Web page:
Book Title: Three May Keep a Secret: A Sherlock Holmes Adventure by Richard T. Ryan
Category: Adult Fiction 18+, 264 pages
Publisher: MX Publishing
Release Date: November 29, 2021
Tour dates: November 29 to December 17
Content Rating: G.
When a meeting with a client goes disastrously wrong, Sherlock Holmes soon finds himself involved in a case of murder with two dead bodies and too few clues.
From some clear pieces of glass and a raven’s feather, the Great Detective must divine exactly who the client was and what prompted him to seek assistance at 221B. Fortunately, Holmes has a number of experts upon whom he can rely as well as his own vast store of esoteric knowledge.
Treading a twisted path, Holmes soon finds himself matching wits with an unseen criminal, who appears to be the equal of the late Professor Moriarty. At the same time, he is tasked with sparing the monarchy any possible embarrassment that may stem from the investigation.
It’s a deadly game of cat-and-mouse that finds Holmes and Watson attending underground auctions, using rare and priceless artifacts as bait and holding a late night vigil in anticipation of deterring a theft, all the while trying to understand how a priceless antiquity fits into their investigation.
Meet the Author:
A lifelong Sherlockian, Richard Ryan is the author of “The Vatican Cameos: A Sherlock Holmes Adventure,” “The Stone of Destiny,” “The Druid of Death” and “The Merchant of Menace,” and “Through a Glass Starkly,” all from MX Publishing. “Three May Keep a Secret” is his sixth Holmes pastiche, and he is currently at work on his seventh.
He has also written “B Is for Baker Street (My First Sherlock Holmes Book),” an alphabet book he penned for his grandchildren.
Among his other credits are “The Official Sherlock Holmes Trivia Book,” a book on Agatha Christie trivia and the well-received murder mystery “Deadly Relations” that has been produced twice off-Broadway.
He pursued his graduate studies at the University of Notre Dame, where he majored in medieval literature. To this day, he remains a die-hard fan of the Fighting Irish.
connect with the author: website ~ twitter ~ facebook ~ facebook ~ pinterest ~ goodreads
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Enter the Giveaway:
Author Interview with Richard T. Ryan for Lisa Everyday Reviews
The title of your book, Three May Keep a Secret, comes from a Ben Franklin quote. How does it apply to Sherlock Holmes?
In the first chapter, Sherlock Holmes returns to Baker Street to discover a client, whom he tried to avoid meeting, dead in Holmes’ sitting room. Shortly after, Lestrade asks him to look into the death of a murdered jeweler. Holmes sees a connection between the two deaths and suspects that someone is killing off those who may present a problem.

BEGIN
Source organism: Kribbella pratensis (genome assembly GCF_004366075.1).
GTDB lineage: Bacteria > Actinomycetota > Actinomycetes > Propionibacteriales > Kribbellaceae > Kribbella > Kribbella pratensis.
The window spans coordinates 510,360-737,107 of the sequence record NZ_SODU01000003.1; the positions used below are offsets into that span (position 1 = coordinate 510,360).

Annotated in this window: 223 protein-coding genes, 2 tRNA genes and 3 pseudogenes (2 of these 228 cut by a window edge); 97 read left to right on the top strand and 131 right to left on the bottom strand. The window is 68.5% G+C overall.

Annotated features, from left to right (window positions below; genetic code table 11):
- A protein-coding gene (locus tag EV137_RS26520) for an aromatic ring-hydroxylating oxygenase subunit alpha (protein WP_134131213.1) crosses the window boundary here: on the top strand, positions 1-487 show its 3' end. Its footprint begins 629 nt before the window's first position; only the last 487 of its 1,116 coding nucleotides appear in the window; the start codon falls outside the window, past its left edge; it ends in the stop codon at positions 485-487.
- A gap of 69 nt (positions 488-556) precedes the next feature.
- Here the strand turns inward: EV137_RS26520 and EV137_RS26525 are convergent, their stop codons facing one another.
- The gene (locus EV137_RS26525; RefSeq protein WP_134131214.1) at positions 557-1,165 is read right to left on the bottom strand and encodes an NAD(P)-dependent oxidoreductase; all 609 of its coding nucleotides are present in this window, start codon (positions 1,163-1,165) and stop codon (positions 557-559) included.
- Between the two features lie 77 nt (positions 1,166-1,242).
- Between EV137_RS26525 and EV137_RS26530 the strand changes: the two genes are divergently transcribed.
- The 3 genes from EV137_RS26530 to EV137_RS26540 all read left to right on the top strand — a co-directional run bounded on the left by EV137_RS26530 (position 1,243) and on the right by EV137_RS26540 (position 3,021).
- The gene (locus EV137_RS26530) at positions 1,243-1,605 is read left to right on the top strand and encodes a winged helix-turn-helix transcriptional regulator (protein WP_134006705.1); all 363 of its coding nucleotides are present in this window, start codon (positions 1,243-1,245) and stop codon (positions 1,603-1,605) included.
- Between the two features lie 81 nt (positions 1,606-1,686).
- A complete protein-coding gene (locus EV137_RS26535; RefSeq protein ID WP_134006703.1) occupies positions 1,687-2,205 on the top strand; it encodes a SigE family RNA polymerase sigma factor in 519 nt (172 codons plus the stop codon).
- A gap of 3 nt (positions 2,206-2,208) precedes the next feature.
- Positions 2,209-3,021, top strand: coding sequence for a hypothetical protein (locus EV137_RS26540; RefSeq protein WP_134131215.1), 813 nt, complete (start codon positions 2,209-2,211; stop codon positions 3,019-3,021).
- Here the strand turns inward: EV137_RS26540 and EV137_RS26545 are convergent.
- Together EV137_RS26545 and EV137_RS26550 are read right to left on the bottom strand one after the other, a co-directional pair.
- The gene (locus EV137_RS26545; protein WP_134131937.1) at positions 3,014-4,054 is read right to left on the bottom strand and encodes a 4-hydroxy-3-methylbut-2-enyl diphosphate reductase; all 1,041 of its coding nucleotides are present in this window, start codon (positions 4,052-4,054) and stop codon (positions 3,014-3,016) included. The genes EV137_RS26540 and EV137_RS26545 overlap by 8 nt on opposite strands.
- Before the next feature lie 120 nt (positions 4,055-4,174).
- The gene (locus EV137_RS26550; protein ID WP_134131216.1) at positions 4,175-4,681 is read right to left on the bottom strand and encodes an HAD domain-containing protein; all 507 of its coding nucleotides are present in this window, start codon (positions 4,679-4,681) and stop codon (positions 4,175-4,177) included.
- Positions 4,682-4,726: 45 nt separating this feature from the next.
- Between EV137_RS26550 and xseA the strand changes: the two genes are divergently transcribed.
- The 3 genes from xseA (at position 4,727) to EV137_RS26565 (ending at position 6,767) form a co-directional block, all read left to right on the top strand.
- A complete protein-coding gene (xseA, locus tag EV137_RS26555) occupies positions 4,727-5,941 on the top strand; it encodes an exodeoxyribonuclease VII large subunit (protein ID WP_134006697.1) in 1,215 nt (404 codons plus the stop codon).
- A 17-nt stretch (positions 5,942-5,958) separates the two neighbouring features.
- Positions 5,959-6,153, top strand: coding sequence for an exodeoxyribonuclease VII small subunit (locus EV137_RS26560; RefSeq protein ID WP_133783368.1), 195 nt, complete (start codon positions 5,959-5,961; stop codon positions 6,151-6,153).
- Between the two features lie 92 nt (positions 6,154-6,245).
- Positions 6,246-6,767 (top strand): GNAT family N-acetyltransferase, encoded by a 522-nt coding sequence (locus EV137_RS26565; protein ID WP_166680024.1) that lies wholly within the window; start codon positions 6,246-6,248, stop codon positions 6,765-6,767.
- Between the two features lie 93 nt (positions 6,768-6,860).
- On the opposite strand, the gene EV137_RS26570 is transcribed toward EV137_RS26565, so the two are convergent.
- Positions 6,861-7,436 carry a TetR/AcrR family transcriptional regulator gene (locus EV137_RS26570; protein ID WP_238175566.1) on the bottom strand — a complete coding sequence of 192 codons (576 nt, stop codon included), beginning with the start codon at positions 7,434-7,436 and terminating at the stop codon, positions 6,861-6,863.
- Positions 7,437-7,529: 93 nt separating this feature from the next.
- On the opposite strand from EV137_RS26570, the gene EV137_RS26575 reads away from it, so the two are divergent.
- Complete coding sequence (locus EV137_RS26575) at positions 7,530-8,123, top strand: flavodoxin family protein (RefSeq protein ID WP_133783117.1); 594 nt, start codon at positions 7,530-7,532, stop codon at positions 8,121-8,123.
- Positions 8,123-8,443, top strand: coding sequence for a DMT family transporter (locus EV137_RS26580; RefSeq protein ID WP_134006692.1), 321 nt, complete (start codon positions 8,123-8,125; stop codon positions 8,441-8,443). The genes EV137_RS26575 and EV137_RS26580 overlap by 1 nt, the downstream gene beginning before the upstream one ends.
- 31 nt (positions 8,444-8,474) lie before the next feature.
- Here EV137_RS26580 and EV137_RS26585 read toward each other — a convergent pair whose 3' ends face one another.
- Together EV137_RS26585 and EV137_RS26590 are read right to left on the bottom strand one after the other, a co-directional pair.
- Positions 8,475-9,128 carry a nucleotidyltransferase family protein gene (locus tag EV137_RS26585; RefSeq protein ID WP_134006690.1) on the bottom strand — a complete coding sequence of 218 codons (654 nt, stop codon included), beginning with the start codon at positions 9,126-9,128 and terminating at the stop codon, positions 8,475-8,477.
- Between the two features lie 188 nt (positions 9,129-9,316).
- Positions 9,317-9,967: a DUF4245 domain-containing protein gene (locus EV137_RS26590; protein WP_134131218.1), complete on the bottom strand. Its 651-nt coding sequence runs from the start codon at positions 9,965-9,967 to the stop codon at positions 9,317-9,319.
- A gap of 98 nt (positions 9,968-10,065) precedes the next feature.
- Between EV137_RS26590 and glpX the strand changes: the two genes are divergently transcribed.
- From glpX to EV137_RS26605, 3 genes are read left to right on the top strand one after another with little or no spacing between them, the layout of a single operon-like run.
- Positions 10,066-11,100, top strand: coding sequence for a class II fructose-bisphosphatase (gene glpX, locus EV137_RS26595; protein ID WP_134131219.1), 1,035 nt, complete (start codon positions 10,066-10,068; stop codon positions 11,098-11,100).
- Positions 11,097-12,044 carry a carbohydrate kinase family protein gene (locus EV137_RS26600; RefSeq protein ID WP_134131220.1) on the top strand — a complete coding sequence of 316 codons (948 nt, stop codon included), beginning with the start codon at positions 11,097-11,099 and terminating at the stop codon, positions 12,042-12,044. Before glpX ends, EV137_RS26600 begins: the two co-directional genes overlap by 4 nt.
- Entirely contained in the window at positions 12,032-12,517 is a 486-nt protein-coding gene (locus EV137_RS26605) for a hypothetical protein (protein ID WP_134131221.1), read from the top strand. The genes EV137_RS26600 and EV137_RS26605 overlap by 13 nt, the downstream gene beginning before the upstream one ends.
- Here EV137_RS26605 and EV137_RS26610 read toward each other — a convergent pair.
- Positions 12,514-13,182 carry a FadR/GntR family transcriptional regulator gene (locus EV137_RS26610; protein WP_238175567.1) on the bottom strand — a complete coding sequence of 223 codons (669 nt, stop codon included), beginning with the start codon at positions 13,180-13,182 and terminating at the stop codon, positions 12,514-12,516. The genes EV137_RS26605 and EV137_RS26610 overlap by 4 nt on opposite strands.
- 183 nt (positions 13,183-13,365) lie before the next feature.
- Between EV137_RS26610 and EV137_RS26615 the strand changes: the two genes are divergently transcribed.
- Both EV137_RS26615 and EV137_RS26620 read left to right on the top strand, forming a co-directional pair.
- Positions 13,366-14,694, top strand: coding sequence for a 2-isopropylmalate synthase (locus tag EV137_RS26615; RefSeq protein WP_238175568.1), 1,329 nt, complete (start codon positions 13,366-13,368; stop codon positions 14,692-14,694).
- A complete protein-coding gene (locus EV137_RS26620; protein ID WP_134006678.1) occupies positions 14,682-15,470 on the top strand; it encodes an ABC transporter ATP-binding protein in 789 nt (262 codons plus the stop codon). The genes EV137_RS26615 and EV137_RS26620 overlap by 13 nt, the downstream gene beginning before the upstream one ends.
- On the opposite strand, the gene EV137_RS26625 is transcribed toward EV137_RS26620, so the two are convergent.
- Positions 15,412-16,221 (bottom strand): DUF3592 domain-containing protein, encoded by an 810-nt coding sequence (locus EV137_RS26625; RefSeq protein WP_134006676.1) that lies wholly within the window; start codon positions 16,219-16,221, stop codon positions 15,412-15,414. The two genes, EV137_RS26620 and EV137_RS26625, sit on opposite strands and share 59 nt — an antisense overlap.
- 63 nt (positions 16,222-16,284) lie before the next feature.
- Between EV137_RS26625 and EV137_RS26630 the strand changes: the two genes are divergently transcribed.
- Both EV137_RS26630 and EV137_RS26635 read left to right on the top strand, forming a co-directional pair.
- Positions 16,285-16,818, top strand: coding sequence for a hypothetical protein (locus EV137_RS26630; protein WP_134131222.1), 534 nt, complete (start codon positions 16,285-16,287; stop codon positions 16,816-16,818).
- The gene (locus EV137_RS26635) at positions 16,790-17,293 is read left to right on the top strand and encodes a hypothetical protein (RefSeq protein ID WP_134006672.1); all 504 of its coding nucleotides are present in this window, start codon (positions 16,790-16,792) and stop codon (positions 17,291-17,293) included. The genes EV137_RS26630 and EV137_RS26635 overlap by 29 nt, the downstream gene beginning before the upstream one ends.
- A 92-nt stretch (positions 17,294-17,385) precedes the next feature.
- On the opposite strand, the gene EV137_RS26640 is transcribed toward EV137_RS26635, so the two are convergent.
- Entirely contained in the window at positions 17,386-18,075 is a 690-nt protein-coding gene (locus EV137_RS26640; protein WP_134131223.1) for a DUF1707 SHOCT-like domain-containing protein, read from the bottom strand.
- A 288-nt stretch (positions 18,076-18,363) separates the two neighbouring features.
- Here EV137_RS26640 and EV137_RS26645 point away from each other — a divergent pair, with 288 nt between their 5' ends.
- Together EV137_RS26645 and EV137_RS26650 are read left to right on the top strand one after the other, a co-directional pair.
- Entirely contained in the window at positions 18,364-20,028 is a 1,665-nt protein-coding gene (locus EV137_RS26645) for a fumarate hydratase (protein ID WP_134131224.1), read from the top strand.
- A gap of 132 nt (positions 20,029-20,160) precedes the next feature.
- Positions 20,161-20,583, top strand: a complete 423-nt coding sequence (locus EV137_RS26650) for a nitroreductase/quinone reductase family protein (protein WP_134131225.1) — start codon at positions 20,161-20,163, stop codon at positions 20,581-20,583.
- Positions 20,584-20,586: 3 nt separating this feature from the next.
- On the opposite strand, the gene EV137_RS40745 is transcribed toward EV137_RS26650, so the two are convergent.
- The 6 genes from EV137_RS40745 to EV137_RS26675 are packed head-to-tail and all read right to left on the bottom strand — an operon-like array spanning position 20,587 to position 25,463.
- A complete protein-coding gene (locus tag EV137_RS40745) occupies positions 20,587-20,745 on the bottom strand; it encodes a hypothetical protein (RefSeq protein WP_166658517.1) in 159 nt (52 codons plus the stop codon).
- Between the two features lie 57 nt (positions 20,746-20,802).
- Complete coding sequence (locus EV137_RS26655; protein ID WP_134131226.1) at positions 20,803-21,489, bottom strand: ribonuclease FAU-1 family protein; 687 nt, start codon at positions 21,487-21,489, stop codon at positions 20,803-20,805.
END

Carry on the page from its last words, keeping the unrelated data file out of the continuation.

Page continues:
There’s a beautiful gold cup on the cover of Three May. How does that pertain to the plot?
Pictured on the cover is the Mérode Cup, a medieval silver-gilt chalice that is also the best example of the plique-a-jour technique from that period. In plique-a-jour, which can be translated as “letting in daylight,” the vitreous enamel insets function as miniature stained glass windows. The dead man whom Holmes found in his apartment was carrying a pouch containing small pieces of colored glass that seemingly have no purpose; however, not much escapes the critical eye of the Great Detective.
You’ve had some big names – Lee Child, Robert Dugoni, Ken Bruen and Jeffrey Hatcher – endorse your work. How does that make you feel?
Obviously, all writers like to see their work validated, and when a best-selling author such as Lee Child says something positive – that’s the icing on the cake.
What do you think are your greatest strengths as a writer?
To start, I would have to say my dialogue. I was a play reviewer for many years, and I’ve also written several dramas. I think between all the listening and reading, I’ve developed an ear for what sounds right, and hopefully what reads right. I’m also proud of the way I depict women in my books. I try to create strong female characters – even though they live in a male-dominated society. Finally, I work very hard at plotting; my first book, The Vatican Cameos, went through 17 revisions before I was happy with it.
With 17 revisions, you make it sound as though writing is a demanding job. Is it?
When it comes to my writing, I’m a perfectionist. As a result, I want everything to be correct and just-so in my books. Perhaps if I were writing in a different time period about different characters, it might be less demanding. However, mystery lovers – especially Sherlockians – are a tough audience in that they have certain expectations. I feel an obligation to try to meet them. If that requires extensive rewriting and editing, so be it.
You describe your books as a blend of history and mystery. How much of your books are fact and how much fiction?
I always start with a premise or at least an idea – and I have been quite fortunate here – and then I try to support that jumping-off point with historical facts and, if applicable, personalities. As a result such people as Winston Churchill, Michael Collins and Consuelo Vanderbilt have graced my pages along with such antiquities as The Coronation Stone, The Pink Serpent Faberge Egg and the previously mentioned Mérode Cup. Add in the wealth of historical places – Stonehenge, Blenheim Palace, the Louvre, the Vatican and the Victoria and Albert Museum, and I have a very rich background on which to layer my story.
The art analogy seems an apt one, given the artifacts you mention. Why the focus on art? I think everyone can appreciate the beauty of the treasures I write about, and many of the artifacts have a story that is astounding when you hear it. Place the artifacts in jeopardy or create a situation that appears to imperil them, involve Holmes, and the result is, I think, a story that both teaches and entertains. I’m not sure you can ask for a great deal more than that.